New York Yankees' Alex Rodriguez in season doping ban
Baseball's highest paid star, Alex Rodriguez, has been suspended for the entire 2014 season in a doping scandal.
The ruling by arbitrator Fredric Horowitz means the New York Yankees slugger will lose more than $22m (£13m) for the games he is missing.
The 38-year-old is one of a few players who have been linked to a closed Florida clinic which allegedly supplied banned performing-enhancing drugs.
Rodriguez, popularly known as A-Rod, said he would fight to reverse the ban.
He attacked Saturday's ruling - in response to his appeal - as "one man's decision, that was not put before a fair and impartial jury, does not involve me having failed a single drug test, is at odds with the facts".
He added: "I have been clear that I did not use performance-enhancing substances as alleged... and in order to prove it I will take this fight to federal court."
The ban is the longest in the sport's history for doping and raises the possibility that Rodriguez - arguably baseball's biggest star - will not play again.
The Major League Baseball union, said it "strongly" disagreed with the ruling but recognised that "a final and binding decision has been reached".
Rodriguez was suspended last year along with 13 other players include the Texas Rangers' Nelson Cruz, Jhonny Peralta of the Detroit Tigers, and Everth Cabrera who plays with the San Diego Padres.
They each received a 50-game ban but Rodriguez was the only one to appeal.
Plague on sport
They are the latest players to fall foul of the doping allegations which have plagued the sport.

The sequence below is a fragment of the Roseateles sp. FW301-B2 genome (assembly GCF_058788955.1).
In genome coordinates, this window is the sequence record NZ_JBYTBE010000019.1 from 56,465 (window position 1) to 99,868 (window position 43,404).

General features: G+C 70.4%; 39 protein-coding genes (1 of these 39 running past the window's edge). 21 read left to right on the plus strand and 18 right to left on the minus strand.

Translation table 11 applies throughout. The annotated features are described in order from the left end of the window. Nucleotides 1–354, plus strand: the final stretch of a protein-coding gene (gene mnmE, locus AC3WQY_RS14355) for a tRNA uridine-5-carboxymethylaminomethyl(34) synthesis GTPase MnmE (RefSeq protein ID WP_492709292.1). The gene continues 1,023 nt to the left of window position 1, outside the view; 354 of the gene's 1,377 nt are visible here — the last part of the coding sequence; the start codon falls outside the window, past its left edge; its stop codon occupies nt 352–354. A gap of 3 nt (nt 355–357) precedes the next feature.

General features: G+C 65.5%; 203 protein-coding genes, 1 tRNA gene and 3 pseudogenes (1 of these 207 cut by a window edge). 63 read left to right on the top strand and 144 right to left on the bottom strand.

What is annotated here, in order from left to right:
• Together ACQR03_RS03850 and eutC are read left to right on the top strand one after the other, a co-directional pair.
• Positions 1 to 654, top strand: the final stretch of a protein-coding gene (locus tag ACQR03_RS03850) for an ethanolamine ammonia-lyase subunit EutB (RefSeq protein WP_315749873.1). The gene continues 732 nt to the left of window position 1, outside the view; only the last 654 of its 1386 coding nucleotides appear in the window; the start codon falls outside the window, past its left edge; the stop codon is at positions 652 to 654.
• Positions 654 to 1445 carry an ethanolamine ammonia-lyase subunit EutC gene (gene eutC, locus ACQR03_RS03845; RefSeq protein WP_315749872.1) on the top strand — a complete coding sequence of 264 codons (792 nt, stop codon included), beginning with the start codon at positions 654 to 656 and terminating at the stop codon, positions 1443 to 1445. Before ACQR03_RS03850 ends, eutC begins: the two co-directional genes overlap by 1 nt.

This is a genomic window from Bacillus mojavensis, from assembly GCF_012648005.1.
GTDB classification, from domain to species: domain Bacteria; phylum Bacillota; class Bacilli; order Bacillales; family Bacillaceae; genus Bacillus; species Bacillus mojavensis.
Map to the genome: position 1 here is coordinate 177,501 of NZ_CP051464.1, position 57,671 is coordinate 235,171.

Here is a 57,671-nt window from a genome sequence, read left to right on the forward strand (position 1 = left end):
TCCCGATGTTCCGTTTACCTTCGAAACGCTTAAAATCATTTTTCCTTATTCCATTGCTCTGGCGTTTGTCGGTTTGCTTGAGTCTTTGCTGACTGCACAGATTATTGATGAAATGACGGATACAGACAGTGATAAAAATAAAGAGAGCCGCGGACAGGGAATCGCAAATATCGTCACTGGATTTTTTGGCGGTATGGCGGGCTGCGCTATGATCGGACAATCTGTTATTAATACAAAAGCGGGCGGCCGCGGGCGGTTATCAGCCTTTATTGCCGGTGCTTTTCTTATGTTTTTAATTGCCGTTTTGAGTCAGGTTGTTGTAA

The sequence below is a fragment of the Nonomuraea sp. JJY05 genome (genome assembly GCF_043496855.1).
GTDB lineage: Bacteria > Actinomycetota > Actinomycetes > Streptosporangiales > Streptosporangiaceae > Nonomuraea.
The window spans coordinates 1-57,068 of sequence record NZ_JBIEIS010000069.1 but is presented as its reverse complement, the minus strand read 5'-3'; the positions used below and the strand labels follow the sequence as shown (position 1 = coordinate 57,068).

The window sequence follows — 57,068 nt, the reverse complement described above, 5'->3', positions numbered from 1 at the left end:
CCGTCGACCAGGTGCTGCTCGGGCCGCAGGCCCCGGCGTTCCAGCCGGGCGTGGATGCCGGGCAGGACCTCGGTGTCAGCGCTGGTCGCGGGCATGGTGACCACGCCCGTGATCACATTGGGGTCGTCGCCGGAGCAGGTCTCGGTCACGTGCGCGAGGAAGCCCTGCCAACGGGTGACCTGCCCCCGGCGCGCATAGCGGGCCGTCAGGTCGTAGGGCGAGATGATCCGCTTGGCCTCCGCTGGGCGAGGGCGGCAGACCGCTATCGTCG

Major League Baseball, the organisation governing the sport, has said Rodriguez's punishment was over "his use and possession of numerous forms of prohibited performance-enhancing substances, including testosterone and human growth hormone, over the course of multiple years".
He was also accused of "attempting to cover up his violations" by obstructing the investigation.
The accusations against Rodriguez emerged from a major investigation into a shut Florida drug clinic, Biogenesis, that allegedly distributed performance-enhancing drugs to a number of professional baseball players.
Rodriguez was accused of interfering with the Major League Baseball investigation into Biogenesis, resulting in a harsher penalty, correspondents say.
He previously admitted using performance-enhancing drugs while playing for a Texas team between 2001-03, but had denied using steroids since.
He was named Most Valuable Player in baseball's American League three times.
The divorced father of two's earnings for 2013 were over $30m (£19.5m) according to Forbes.
Rodriguez has previously been romantically linked to a string of celebrities, including pop singer Madonna and actresses Kate Hudson and Cameron Diaz.
After years of inflated batting statistics - and arm muscles - during what has become known as baseball's "steroids era", the extent of doping in the sport was laid bare in a 2007 report by former Senator George Mitchell.
The sport subsequently strengthened its drug-testing policies and created an investigative branch to prosecute such offences.